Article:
You may want to eat a light breakfast Friday morning: Steve Inskeep is interviewing Tony Blair. I'll wager a guess that he won't present any of the facts about the growing disaster in the Afghanistan, Iraq and the Middle East in general and Blair's responsibility for it. Instead any critique will be couched in how "unpopular" the war in Iraq is.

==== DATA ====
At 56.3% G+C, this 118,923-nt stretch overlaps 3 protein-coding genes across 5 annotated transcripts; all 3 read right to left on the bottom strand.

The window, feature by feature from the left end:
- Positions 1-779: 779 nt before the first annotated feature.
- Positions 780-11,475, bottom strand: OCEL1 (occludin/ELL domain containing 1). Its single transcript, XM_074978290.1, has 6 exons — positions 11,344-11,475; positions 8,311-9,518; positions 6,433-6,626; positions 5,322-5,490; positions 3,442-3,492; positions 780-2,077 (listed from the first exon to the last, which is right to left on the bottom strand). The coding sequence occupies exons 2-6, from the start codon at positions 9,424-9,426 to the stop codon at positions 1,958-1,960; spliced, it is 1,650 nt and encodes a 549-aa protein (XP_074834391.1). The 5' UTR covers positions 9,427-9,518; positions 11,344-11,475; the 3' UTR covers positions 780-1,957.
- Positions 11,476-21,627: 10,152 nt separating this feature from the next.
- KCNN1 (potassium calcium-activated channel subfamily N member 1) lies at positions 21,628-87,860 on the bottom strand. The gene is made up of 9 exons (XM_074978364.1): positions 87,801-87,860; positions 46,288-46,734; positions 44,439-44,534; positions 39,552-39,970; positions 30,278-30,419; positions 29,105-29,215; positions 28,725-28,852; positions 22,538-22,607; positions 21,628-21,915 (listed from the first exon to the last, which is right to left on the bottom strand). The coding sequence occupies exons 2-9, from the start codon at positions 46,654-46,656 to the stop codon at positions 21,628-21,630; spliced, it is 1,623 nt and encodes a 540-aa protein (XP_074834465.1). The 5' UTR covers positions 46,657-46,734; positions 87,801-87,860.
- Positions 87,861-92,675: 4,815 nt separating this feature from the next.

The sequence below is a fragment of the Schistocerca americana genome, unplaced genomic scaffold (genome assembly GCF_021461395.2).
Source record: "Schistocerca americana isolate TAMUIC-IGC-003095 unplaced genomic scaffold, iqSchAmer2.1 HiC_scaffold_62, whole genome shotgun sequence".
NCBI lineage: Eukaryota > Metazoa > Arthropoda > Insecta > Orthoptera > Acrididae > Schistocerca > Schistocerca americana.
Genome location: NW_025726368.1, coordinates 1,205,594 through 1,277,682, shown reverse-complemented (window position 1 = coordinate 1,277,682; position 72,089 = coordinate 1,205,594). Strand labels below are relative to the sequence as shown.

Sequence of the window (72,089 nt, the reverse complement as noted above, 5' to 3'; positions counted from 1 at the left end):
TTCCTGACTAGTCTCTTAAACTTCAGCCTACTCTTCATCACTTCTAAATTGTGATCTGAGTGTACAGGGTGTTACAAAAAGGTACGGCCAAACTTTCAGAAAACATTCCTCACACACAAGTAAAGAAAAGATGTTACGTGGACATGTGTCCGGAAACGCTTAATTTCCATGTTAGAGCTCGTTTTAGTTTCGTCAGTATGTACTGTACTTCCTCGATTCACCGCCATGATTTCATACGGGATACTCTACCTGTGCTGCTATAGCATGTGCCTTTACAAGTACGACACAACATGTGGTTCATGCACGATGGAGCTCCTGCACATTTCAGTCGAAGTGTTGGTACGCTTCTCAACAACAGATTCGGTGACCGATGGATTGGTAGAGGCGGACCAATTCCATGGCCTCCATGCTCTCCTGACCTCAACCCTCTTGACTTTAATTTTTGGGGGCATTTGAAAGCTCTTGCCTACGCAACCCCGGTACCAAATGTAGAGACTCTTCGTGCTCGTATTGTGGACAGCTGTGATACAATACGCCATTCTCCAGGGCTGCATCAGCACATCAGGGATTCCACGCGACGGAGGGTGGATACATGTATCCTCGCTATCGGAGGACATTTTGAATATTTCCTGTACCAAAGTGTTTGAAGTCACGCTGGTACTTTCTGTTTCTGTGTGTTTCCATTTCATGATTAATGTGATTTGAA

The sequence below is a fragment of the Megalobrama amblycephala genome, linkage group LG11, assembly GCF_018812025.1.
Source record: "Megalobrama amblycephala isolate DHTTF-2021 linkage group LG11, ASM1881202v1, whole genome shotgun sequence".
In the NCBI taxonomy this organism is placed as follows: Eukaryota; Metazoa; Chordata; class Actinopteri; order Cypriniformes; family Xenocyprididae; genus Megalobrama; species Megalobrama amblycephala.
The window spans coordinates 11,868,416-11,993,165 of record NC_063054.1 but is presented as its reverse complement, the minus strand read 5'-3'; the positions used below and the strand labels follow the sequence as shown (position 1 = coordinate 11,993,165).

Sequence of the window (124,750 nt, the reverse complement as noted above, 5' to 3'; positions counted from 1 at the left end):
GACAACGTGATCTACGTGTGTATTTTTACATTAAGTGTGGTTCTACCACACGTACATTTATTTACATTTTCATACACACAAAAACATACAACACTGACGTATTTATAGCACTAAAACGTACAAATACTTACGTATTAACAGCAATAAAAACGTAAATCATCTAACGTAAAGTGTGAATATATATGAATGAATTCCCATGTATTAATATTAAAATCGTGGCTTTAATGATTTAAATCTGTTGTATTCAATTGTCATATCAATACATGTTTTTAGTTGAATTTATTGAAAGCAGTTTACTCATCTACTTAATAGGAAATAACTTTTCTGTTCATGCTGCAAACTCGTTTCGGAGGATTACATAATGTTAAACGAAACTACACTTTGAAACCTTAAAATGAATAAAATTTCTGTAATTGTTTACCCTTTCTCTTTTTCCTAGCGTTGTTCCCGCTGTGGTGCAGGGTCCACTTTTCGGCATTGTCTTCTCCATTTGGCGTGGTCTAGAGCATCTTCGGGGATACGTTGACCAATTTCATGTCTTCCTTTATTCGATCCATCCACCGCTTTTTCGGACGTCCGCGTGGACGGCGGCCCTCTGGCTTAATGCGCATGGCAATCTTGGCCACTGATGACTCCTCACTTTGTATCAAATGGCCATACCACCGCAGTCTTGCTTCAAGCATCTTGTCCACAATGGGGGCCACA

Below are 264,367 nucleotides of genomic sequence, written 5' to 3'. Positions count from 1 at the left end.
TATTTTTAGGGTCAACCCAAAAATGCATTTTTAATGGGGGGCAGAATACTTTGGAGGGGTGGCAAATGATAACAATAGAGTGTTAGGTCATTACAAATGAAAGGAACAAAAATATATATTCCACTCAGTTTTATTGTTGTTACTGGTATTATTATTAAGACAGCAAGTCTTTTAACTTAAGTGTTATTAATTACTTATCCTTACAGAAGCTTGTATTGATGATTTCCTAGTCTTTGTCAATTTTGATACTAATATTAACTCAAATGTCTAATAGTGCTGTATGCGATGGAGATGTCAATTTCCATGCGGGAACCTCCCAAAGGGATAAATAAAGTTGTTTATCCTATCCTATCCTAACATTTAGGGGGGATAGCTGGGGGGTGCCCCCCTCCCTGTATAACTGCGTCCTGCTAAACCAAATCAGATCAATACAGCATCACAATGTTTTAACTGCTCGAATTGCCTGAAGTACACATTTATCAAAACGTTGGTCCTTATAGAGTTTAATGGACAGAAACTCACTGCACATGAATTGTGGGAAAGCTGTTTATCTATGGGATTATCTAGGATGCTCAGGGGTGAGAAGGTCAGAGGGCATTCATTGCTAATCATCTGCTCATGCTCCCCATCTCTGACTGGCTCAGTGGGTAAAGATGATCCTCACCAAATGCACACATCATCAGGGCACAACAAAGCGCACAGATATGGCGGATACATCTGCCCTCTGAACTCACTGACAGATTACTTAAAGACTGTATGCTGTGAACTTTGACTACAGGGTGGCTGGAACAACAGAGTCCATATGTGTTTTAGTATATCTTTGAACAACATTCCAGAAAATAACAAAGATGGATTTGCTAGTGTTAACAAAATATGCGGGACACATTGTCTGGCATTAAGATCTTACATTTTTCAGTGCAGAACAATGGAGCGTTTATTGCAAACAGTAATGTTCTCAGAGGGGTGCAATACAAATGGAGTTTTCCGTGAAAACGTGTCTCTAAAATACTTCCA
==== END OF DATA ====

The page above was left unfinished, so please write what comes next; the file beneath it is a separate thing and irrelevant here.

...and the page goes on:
Consider David Greene's reprise of Blair's sleep-over at the White House and the press conference with Bush and Blair in the Rose Garden. Seabrook introduces the story by recalling that Bush and Blair "have stood together through the Iraq war, even as it badly damaged the political standing of each" (if only that were all it had damaged.) Greene picks up on this theme: "...both leaders are of course politically wounded by the growing popular opposition to the war in Iraq." My God, don't you just want to grab Greene by the collar and get it into his head that what matters is not the "popular opposition to the war" (which these two have held in contempt from the start); what matters is the monstrous bloodshed and disastrous events of the past four years and the long term tragedy that will result from their war of aggression.